The Senate passed an additional $484 billion in emergency coronavirus aid on Tuesday, replenishing a loan program for small businesses that ran dry last week and providing more funding for hospitals and testing.
The deal is the fourth congressional effort to address the pandemic and would bring total coronavirus relief spending to nearly $3 trillion. The package includes:
- $321 billion in additional funding for the Paycheck Protection Program targeted at small businesses, including $30 billion reserved for community-based lenders, small banks and credit unions and $30 billion for mid-sized banks and credit unions. The PPP funding also includes $11 billion more for administrative costs;
- $60 billion more for the Economic Injury Disaster program for small businesses, including $50 billion for loans and $10 billion for grants;
- $75 billion for hospitals;
- $25 billion for testing and contact tracing, including $11 billion to be distributed to states as well as $1 billion for the Centers for Disease Control and Prevention, $1.8 billion for the National Institutes of Health, $1 billion for the Biomedical Advanced Research and Development Authority, $1 billion for testing the uninsured and $825 million for community and rural health centers;
- $2.1 billion for Small Business Administration administrative expenses.
The deal came after some two weeks of partisan impasse, after Democrats refused to pass additional funding for small businesses without more aid for hospitals, testing, states and local governments. In the end, the White House and congressional Republicans agreed to provide more money for hospitals and testing but not for state and local governments.
The bill reportedly also requires the Trump administration to establish a national strategic testing plan within 30 days. Democrats had been pushing for a national approach to testing, while Republicans and the White House said the responsibility for testing should be on states and the private sector. “The final agreement seems to strike a balance,” The Washington Post reports, “requiring plans from states and localities on how they will utilize the testing funds, and also requiring a strategic plan on providing assistance to states for increasing testing and testing capacity.”
On Tuesday, leaders of both parties hailed the deal and claimed it as a victory for their priorities.
- Senate Majority Leader Mitch McConnell: “I am encouraged that Democratic leaders have finally agreed to reopen the Paycheck Protection Program and abandon a number of their unrelated demands. … In the week-plus while our Democratic colleagues delayed the urgent PPP funds, additional federal help for hospitals and healthcare providers became urgent as well. Republicans have always supported more medical funding as soon as necessary and I am proud this package will provide roughly $75 billion more to fund hospitals and healthcare providers in this crisis.”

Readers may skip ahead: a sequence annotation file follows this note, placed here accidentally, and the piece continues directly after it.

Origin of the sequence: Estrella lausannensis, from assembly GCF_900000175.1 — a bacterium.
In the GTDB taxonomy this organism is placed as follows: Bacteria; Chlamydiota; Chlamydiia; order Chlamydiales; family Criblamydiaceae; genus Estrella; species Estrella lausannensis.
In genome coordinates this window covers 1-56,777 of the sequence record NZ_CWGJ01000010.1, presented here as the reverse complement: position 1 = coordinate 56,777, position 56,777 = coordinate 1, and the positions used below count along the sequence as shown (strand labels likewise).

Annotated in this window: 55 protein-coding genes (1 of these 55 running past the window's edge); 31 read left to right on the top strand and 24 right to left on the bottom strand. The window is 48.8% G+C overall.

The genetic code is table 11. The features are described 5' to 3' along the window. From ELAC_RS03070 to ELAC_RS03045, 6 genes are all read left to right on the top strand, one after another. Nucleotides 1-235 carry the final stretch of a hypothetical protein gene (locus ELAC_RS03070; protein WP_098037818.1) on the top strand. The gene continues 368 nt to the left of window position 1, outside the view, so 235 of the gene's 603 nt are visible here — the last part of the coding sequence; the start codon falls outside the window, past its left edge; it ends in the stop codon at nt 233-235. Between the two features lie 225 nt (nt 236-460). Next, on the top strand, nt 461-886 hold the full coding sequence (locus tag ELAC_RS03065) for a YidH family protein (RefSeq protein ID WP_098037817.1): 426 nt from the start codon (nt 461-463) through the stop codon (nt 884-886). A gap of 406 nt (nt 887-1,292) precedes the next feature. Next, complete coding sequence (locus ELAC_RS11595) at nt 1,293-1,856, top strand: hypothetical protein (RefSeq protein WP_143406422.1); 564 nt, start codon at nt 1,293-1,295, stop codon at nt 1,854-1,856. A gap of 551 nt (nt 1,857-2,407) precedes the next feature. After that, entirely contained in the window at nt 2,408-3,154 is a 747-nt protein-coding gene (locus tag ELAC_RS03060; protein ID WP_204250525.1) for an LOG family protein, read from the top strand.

- House Speaker Nancy Pelosi and Senate Minority Leader Chuck Schumer: “Democrats flipped this emergency package from an insufficient Republican plan that left behind hospitals and health and frontline workers and did nothing to aid the survival of the most vulnerable small businesses on Main Street.”
- House Majority Leader Steny Hoyer, per Politico, told reporters Tuesday: "When you look at the package that’s going to be passed, it’s almost exactly like the one we asked for two weeks ago. We're ending up with a bill we could've passed 12 days ago."
What’s next: The House could approve the legislation as soon as Thursday in a vote requiring at least 216 members to return to the Capitol. In a pair of tweets Tuesday afternoon, President Trump urged the House and Senate to pass the legislation and said that, after he signs it, discussions would begin on the next phase of relief, which he said would include aid “to State/Local Governments for lost revenues from COVID 19, much needed Infrastructure Investments for Bridges, Tunnels, Broadband, Tax Incentives for Restaurants, Entertainment, Sports, and Payroll Tax Cuts to increase Economic Growth.” But McConnell reportedly said the next phase wouldn’t come until the Senate is back in session, and that the growing national debt resulting from coronavirus relief efforts is "a matter of genuine concern."
Too little, too late? Even before the additional Paycheck Protection Program funding has passed, there are already concerns that it won’t be enough. “Lenders are warning their customers they might not be able to secure loans even if Congress provides an additional $300 billion as soon as this week,” Politico’s Zachary Warmbrodt reported Monday. “Banking industry representatives say the program has a burn rate of $50 billion per day and needs closer to $1 trillion to meet demand, with hundreds of thousands of applications pending.”